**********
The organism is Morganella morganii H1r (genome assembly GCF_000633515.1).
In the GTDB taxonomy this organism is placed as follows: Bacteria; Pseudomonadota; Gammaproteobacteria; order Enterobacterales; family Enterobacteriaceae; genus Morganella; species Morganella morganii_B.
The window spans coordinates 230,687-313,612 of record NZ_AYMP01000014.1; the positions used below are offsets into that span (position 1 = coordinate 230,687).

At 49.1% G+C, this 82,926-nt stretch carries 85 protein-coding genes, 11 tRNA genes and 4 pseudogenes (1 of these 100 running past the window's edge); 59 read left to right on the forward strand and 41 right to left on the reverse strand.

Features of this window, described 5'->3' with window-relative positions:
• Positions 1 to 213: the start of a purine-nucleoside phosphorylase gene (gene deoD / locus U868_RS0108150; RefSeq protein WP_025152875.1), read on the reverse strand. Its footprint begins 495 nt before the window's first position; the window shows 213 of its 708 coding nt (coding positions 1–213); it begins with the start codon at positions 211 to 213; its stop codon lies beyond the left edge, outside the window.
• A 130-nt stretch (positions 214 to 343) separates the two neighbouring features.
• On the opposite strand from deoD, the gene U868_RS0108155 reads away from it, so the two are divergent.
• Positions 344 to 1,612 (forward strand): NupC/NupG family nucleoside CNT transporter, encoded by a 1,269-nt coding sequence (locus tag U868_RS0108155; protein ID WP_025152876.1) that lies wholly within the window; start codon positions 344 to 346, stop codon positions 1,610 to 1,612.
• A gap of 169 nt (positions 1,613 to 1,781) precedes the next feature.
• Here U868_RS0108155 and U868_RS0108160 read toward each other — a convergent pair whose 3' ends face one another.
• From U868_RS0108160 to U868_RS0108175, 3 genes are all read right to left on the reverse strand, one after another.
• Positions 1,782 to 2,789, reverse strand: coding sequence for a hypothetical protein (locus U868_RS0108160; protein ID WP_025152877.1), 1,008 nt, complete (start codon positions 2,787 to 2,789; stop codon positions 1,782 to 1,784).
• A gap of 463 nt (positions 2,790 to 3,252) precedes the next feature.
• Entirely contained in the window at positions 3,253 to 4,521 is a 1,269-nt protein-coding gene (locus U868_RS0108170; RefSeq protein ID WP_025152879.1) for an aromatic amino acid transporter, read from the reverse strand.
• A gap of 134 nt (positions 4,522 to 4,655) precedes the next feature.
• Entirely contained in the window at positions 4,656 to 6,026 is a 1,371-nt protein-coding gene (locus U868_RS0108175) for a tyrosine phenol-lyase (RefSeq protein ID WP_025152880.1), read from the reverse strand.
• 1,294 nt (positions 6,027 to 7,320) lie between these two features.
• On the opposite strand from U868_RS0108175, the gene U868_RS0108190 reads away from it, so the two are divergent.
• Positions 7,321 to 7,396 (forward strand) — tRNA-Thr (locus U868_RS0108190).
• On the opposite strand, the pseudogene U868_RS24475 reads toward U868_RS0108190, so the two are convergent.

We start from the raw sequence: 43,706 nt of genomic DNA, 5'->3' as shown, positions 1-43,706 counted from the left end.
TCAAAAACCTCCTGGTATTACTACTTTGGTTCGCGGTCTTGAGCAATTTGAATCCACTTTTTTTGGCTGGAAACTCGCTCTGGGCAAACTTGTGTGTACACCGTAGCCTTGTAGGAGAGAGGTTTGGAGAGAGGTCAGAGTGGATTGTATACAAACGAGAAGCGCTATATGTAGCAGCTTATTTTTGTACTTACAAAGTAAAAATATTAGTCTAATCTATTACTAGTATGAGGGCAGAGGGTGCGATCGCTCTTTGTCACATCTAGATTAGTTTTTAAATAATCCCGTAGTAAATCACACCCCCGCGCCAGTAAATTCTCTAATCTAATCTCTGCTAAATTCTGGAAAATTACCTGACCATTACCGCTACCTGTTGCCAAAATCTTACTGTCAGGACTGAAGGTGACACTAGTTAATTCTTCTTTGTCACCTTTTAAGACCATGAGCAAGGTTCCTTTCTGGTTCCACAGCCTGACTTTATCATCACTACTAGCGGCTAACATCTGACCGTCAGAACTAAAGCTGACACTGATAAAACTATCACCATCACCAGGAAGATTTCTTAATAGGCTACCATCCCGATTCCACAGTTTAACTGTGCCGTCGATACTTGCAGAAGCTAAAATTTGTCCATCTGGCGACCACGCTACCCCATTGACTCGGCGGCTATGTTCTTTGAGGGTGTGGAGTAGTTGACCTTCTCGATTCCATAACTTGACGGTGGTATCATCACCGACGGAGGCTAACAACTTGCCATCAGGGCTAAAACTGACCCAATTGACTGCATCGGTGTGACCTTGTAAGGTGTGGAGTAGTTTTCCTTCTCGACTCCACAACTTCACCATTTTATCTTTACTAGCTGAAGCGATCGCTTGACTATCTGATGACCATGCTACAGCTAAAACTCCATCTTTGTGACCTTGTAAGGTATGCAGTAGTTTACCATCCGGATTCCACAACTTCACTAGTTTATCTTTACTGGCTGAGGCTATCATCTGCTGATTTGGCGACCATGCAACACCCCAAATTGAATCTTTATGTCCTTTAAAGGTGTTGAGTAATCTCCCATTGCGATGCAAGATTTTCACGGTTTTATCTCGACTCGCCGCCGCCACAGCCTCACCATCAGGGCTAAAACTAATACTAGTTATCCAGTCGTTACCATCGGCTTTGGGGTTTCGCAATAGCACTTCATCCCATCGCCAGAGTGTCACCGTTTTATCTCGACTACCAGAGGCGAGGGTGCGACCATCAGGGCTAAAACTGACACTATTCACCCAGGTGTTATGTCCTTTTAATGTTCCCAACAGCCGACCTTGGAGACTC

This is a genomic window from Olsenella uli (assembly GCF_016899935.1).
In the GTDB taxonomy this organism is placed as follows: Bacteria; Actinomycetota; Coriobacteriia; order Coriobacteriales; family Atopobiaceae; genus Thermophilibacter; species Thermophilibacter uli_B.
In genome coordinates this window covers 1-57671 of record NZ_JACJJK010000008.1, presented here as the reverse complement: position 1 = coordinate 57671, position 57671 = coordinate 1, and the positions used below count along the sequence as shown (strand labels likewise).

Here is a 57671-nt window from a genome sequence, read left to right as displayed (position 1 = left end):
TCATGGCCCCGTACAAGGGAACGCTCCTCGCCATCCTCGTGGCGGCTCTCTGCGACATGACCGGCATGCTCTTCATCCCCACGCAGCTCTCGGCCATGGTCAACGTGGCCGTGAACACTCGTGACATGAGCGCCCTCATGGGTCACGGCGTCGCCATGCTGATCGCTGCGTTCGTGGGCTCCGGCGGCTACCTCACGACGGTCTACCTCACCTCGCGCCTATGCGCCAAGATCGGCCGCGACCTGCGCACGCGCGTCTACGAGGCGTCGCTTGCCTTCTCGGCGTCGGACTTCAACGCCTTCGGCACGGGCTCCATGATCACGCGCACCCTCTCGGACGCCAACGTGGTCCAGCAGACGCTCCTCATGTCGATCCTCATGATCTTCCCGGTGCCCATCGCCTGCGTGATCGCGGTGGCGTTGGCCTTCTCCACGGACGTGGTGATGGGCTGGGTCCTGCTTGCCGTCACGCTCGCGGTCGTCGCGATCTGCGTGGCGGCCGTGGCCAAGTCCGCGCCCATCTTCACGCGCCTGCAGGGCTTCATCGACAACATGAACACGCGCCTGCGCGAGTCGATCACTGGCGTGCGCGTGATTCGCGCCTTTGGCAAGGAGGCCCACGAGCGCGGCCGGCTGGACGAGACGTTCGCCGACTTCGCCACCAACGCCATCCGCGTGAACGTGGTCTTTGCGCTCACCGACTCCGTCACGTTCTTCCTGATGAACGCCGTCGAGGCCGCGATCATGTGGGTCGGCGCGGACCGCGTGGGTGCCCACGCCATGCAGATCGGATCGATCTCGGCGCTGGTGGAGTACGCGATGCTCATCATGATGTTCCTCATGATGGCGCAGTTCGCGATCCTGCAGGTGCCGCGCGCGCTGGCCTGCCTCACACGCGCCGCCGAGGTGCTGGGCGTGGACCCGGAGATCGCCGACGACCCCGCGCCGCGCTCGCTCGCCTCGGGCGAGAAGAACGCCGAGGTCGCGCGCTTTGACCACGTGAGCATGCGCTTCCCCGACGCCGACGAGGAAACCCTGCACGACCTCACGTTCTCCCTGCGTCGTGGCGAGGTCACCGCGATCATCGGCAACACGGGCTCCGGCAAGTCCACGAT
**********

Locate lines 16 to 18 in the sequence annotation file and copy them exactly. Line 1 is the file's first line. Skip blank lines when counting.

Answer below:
• A gap of 134 nt (positions 4,522 to 4,655) precedes the next feature.
• Entirely contained in the window at positions 4,656 to 6,026 is a 1,371-nt protein-coding gene (locus U868_RS0108175) for a tyrosine phenol-lyase (RefSeq protein ID WP_025152880.1), read from the reverse strand.
• 1,294 nt (positions 6,027 to 7,320) lie between these two features.